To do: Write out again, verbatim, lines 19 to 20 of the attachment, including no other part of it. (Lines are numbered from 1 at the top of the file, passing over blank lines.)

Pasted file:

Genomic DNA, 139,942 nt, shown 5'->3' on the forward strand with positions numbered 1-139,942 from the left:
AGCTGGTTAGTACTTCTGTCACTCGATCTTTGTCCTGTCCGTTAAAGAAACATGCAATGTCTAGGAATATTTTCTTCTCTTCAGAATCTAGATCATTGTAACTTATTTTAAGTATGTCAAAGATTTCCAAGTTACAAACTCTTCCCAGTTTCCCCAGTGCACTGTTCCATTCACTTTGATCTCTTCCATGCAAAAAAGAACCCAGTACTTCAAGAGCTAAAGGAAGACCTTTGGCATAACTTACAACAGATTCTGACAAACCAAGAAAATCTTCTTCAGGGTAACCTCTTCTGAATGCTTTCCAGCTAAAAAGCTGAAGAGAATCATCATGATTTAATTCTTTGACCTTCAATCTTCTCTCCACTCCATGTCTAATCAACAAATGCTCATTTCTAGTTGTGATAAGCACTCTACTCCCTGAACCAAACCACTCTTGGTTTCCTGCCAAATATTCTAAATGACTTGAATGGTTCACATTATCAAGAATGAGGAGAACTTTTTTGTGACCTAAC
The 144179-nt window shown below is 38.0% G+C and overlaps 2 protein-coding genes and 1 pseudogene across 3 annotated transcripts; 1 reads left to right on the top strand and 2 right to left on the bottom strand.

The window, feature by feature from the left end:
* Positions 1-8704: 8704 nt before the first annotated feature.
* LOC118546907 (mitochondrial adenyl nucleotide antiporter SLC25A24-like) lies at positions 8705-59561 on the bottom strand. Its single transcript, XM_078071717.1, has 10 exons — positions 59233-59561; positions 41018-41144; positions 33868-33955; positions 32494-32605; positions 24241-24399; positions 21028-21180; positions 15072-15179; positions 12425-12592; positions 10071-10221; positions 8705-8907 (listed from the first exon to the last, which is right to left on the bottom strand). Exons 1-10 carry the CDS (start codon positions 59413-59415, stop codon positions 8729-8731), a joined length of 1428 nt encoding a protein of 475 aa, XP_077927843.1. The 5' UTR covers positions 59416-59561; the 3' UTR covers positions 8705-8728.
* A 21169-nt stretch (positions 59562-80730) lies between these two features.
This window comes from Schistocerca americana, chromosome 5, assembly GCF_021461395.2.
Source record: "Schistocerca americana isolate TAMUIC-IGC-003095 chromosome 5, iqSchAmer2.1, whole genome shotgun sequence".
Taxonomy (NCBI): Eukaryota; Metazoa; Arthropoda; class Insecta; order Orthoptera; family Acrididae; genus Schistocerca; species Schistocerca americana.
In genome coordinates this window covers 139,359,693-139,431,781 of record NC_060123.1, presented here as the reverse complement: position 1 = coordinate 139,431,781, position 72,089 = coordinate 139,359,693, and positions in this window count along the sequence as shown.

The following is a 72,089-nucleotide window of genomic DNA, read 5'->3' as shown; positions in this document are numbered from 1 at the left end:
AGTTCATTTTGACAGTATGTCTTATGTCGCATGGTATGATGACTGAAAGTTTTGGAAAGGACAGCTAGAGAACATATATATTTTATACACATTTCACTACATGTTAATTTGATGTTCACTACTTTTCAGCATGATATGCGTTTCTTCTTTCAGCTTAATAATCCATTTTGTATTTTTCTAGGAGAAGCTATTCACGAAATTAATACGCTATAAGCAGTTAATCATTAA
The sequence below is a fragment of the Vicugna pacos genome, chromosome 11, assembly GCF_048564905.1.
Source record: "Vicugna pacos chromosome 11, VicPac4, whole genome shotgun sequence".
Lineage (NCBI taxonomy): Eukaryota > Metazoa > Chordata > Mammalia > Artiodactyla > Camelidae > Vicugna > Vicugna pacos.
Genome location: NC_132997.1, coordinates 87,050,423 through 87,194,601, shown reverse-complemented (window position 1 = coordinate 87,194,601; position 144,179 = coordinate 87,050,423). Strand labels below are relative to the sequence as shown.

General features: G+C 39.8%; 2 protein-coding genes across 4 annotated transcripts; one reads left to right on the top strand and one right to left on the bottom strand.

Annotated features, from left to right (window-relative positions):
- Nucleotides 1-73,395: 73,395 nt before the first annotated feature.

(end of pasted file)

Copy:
Annotated features, from left to right (window-relative positions):
- Nucleotides 1-73,395: 73,395 nt before the first annotated feature.